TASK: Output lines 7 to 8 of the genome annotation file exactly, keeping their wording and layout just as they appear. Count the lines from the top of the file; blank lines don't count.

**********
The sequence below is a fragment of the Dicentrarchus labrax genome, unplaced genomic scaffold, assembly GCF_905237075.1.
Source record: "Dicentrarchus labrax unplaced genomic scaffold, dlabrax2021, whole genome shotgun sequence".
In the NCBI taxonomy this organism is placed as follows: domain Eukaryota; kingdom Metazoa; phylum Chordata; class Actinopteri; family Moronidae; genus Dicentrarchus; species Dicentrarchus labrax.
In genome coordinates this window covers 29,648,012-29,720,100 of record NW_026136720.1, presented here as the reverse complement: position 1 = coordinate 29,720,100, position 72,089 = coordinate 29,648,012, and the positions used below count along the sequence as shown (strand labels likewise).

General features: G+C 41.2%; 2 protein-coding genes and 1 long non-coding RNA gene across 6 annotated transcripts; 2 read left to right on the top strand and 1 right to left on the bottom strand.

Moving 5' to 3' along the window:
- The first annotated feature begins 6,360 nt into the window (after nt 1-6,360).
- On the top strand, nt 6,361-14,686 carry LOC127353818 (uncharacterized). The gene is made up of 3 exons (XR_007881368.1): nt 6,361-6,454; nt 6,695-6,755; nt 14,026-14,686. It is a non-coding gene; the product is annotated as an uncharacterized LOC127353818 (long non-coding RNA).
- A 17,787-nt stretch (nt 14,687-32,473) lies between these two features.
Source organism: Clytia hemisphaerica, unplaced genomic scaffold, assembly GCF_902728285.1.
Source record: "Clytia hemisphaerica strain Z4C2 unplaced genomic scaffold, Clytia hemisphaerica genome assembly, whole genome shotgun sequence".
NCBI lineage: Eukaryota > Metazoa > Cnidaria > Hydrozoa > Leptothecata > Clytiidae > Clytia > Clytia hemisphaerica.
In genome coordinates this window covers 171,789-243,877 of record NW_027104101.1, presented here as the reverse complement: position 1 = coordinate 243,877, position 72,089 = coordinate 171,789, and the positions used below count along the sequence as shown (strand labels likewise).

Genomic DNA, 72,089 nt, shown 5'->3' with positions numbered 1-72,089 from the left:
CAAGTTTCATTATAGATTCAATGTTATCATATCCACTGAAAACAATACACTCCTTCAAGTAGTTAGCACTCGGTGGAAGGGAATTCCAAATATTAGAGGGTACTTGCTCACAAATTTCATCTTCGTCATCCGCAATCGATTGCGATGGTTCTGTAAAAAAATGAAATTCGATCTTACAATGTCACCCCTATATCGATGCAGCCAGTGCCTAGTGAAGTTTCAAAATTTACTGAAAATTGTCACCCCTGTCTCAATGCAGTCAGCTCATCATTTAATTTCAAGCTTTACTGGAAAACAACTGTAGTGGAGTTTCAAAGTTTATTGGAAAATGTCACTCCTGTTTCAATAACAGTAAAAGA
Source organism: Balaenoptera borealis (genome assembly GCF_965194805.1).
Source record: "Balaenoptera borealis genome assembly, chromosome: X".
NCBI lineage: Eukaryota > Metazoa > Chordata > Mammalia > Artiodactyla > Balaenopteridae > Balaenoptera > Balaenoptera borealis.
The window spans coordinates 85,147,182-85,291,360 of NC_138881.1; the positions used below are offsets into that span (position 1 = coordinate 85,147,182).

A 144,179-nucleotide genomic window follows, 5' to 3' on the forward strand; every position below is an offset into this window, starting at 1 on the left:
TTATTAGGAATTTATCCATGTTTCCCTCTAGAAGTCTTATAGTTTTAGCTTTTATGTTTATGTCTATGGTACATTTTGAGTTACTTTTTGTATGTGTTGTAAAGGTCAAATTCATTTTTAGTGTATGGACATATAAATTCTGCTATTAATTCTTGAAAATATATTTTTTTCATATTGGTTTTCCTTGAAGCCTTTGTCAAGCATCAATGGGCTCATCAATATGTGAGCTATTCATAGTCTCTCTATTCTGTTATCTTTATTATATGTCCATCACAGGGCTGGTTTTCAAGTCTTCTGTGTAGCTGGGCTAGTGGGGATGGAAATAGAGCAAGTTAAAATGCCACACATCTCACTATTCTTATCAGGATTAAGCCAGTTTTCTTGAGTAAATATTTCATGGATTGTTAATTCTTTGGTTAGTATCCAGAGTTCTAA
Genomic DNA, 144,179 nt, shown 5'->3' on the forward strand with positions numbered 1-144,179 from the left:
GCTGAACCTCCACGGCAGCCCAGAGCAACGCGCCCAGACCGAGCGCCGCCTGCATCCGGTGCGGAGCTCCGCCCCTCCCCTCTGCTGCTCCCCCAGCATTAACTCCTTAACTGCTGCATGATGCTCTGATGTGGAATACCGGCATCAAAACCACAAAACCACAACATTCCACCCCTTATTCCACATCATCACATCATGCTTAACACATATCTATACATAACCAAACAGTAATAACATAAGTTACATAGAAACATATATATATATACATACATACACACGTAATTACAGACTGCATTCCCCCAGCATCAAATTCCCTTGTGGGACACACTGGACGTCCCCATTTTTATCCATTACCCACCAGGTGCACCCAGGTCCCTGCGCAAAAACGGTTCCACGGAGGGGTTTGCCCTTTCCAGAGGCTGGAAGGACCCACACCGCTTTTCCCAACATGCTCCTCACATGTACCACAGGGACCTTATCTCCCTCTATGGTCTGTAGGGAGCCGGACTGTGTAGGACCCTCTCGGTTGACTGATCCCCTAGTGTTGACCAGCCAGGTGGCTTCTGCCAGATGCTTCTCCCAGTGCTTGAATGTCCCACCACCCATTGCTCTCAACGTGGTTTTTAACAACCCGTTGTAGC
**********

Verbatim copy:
- The first annotated feature begins 6,360 nt into the window (after nt 1-6,360).
- On the top strand, nt 6,361-14,686 carry LOC127353818 (uncharacterized). The gene is made up of 3 exons (XR_007881368.1): nt 6,361-6,454; nt 6,695-6,755; nt 14,026-14,686. It is a non-coding gene; the product is annotated as an uncharacterized LOC127353818 (long non-coding RNA).